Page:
Over the next 25 years, AZ continued to present his life in verse. He and Nas fulfilled a plan with The Firm, a mid-’90s super-group that included Foxy Brown, Cormega, and Nature. “That was a baby that me and Nas had incubated since we first got in the game. We talked about it, but to see it come to fruition was a big moment for me,” A recalls. A 1997 group album overseen by Dr. Dre topped the charts. In 2020, AZ was the linchpin to reuniting the group and Dre for Nas’ Grammy-winning King’s Disease. As a constant connection to each of the founding MCs, AZ notes, “We completed what we set out to do, and now we’re sitting back like proud parents.”

However, it is AZ’s extensive solo career that colors his growth and perseverance. “Going through my trials and tribulations was my greatest learning tool,” he admits. AZ bounced around labels during the ‘90s and early 2000s before becoming a role model of independence. “I possess the mental capacity to learn how to maneuver any terrain; that’s what you learn from the streets. Many come, few chosen.” Whether major or independent, AZ’s discography was both a fixture of the charts and critically acclaimed. Highlights include 2001’s soulful “Problems,” and DJ Premier collaborations “The Format” and “The Come Up.” “I never had the foundation I needed to elevate, so I had to elevate myself.” He prides himself on self-sufficiency.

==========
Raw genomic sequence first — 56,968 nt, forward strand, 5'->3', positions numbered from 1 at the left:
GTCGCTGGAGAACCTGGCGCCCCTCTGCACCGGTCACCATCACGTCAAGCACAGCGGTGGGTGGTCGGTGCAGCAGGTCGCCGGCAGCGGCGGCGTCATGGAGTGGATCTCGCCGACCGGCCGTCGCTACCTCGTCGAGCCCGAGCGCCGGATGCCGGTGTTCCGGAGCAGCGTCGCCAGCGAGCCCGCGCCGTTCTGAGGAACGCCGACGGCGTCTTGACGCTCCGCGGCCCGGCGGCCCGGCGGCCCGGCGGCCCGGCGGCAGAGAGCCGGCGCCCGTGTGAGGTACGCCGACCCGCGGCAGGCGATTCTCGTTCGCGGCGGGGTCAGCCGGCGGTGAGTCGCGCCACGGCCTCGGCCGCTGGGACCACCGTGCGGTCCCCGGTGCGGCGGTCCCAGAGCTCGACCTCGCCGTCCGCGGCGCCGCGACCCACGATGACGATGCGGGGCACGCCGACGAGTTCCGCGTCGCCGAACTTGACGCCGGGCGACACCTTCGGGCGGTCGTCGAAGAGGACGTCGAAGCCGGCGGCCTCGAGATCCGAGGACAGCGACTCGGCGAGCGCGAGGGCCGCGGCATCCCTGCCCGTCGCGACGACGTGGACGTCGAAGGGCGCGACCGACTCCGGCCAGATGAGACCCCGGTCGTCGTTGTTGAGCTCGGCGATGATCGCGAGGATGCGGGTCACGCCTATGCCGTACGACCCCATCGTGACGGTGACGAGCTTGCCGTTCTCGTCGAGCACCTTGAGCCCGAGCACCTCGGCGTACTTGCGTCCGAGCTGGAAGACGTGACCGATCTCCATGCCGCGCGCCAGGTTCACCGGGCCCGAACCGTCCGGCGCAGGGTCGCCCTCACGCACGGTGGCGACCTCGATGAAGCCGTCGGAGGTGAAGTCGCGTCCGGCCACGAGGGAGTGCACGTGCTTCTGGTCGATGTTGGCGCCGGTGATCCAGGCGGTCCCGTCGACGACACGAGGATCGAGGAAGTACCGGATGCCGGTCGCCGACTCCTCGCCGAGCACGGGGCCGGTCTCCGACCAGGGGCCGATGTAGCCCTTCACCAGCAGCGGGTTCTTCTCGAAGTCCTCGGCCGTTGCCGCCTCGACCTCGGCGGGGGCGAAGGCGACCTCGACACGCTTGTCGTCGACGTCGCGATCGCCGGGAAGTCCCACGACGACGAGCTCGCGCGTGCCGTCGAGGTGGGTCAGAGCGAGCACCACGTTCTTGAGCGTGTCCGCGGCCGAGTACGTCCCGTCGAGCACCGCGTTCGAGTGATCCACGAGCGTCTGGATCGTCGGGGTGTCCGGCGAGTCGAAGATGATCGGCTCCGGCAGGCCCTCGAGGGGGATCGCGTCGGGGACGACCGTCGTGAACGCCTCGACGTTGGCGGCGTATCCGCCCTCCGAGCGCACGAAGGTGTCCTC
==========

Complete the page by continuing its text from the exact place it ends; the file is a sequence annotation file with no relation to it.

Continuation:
Since 2008’s Undeniable, AZ has somehow managed to remain prolific while carefully preserving his brand. The MC announced plans to give Doe Or Die a sequel shortly after and spent close to a decade fine-tuning a proper update to his celebrated introduction. During that same period, AZ sprinkled his fanbase with a stream of singles, videos, and many Wu-Tang collaborations. The great MC diversified, becoming a producer and an author, publishing Gems, Jewels & Treasures. “I just want to write about my life—I did it on wax, on paper, and I’ve got a documentary film coming too,” he says, adding that another book title is also in the works. As part of the Hip-Hop generation that showed great MCs could hold microphones in one hand and champagne flutes in the other, AZ launched SOSA beverages and a line of sparkling wines.